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Using pickle juice for a brine is stupidly simple. There’s no real recipe to worry about, either. If you wanted to, for example, brine a pork chop, simply let the pork chops sit in the pickle juice for at least three hours (preferably overnight) and then cook them off in a heavy frying pan as you’d normally do. The same can be done for chicken.

You can also use the juice to marinate beef or sprinkle some onto grilled fish for some zing.

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Make bread

Make bread

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If you know how to make bread and want to try something a little different, making pickle bread is a definite way to make your loaf stand out from the typical sourdough. To make the bread, heat pickle brine to 110 degrees Fahrenheit and use it to proof the yeast instead of water. Then, allow it to rest about 10 minutes. Use a ratio of one cup of pickle juice plus a tablespoon of sugar for every 1/4-ounce of yeast. You can then add this mixture to your whatever loaf you want.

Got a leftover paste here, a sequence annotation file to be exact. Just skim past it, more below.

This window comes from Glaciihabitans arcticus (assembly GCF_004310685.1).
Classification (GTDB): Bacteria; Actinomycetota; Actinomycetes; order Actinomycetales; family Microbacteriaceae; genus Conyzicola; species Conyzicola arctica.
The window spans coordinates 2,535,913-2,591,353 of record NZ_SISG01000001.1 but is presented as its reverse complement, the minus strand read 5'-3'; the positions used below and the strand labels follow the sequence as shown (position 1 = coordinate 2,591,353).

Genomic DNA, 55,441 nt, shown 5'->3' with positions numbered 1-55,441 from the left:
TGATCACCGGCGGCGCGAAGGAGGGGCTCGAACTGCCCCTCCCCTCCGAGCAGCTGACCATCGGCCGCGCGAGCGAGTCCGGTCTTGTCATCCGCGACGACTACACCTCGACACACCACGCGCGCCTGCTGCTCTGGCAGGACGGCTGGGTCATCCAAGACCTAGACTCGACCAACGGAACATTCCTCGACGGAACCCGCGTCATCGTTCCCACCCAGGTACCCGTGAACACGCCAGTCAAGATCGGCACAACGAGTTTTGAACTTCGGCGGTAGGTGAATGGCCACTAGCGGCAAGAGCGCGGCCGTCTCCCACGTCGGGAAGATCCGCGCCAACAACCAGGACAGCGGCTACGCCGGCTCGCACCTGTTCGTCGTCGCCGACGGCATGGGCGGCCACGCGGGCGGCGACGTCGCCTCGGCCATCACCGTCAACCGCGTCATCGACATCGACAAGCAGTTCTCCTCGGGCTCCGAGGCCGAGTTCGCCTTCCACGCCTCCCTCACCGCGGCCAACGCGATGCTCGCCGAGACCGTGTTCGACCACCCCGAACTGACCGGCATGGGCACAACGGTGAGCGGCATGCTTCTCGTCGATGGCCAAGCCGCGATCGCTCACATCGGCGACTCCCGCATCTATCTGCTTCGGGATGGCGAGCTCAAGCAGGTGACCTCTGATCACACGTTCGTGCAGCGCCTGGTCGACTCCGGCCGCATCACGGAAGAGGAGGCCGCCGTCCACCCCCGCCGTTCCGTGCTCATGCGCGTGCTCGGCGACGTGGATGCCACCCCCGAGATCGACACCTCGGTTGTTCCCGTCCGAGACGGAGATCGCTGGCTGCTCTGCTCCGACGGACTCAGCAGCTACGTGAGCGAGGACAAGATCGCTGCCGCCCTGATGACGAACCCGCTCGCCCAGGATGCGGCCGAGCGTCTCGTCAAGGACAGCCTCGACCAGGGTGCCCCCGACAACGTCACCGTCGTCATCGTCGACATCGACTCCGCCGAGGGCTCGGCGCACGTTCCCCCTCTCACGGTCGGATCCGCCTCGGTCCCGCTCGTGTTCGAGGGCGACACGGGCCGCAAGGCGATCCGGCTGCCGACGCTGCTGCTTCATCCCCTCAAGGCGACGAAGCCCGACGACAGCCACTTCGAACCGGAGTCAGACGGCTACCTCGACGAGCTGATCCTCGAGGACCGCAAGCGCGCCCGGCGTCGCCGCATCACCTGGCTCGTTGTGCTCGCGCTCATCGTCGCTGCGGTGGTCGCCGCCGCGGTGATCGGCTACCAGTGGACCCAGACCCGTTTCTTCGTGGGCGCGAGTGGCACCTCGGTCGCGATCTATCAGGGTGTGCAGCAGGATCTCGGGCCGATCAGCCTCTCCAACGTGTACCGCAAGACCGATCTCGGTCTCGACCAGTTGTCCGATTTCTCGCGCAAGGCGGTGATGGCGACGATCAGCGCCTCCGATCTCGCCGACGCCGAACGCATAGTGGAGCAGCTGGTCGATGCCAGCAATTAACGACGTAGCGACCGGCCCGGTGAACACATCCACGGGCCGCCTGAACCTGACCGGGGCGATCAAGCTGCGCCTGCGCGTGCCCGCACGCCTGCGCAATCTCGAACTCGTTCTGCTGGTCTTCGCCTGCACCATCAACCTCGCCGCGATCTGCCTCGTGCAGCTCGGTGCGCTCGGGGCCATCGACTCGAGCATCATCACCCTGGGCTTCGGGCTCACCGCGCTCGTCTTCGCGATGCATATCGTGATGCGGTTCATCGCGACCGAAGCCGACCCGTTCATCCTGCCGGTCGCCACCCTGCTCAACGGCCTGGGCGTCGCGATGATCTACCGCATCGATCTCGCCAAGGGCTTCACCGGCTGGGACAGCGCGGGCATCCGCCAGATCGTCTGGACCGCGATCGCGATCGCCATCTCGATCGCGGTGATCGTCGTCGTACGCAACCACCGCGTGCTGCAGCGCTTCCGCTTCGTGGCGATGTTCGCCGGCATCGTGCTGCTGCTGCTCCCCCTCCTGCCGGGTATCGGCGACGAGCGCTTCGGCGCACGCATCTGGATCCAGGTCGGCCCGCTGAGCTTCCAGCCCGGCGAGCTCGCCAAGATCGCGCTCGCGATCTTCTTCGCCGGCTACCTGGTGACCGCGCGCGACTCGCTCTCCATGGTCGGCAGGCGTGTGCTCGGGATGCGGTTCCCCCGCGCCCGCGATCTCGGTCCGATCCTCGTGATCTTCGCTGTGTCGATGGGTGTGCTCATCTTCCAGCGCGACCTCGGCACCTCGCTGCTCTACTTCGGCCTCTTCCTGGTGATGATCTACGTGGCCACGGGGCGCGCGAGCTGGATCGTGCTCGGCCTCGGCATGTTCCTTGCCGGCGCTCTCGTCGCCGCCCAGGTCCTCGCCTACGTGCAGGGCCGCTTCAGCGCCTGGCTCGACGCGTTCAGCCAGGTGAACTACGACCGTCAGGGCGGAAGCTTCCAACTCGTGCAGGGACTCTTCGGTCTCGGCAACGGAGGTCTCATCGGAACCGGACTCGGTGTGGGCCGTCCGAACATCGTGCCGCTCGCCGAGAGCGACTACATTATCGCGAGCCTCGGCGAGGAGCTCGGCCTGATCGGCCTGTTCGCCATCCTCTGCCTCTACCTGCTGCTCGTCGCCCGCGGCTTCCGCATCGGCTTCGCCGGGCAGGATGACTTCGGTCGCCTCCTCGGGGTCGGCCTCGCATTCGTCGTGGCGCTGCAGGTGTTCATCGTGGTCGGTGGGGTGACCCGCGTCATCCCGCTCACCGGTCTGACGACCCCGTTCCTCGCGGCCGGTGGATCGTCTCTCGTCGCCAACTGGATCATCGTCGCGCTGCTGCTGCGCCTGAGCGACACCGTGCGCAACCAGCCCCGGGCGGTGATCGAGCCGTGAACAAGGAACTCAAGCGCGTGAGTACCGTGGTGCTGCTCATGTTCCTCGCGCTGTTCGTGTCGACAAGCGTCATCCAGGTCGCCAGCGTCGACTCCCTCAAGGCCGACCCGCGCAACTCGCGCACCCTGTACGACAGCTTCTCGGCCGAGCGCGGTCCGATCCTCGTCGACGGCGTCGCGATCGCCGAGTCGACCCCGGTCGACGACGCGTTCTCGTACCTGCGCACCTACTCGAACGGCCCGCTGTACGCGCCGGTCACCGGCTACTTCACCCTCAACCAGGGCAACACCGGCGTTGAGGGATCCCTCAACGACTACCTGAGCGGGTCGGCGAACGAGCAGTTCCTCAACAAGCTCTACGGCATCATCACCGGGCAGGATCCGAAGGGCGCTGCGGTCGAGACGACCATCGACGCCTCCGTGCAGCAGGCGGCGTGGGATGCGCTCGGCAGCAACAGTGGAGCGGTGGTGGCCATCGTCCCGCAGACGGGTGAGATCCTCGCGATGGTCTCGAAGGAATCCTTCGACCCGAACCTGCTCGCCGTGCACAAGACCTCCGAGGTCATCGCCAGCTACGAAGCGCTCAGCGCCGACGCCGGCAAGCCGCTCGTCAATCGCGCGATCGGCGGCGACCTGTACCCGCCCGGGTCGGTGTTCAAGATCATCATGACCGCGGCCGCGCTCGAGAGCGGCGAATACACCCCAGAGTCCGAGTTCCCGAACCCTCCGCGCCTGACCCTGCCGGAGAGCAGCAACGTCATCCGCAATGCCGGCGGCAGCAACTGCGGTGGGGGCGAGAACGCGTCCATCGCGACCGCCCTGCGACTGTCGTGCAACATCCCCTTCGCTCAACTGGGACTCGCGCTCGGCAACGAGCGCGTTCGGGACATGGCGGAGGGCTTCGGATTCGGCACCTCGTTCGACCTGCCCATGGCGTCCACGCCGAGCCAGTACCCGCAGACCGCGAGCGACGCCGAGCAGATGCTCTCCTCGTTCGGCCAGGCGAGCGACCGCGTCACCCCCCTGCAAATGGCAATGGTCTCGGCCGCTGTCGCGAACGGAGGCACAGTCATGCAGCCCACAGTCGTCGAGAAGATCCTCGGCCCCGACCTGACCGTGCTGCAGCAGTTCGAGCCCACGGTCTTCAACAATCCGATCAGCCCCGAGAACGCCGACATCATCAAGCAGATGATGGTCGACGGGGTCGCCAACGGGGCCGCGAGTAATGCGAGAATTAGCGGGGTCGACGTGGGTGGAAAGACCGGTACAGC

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Add to sautéed veggies

Add to sautéed veggies

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Sautéing vegetables with pickle juice adds a whole new dimension of flavor you didn’t know you needed. Splash a bit of the brine into a hot pan of your favorite buttered vegetables. Surprisingly, instead of creating an overtly sour mix of vegetables, the vinegar in the juice reduces to a slightly sweeter form that cuts through the richness of the butter. An added bonus is that the brine is already seasoned with plenty of flavor, so there’s no need to add anything additional.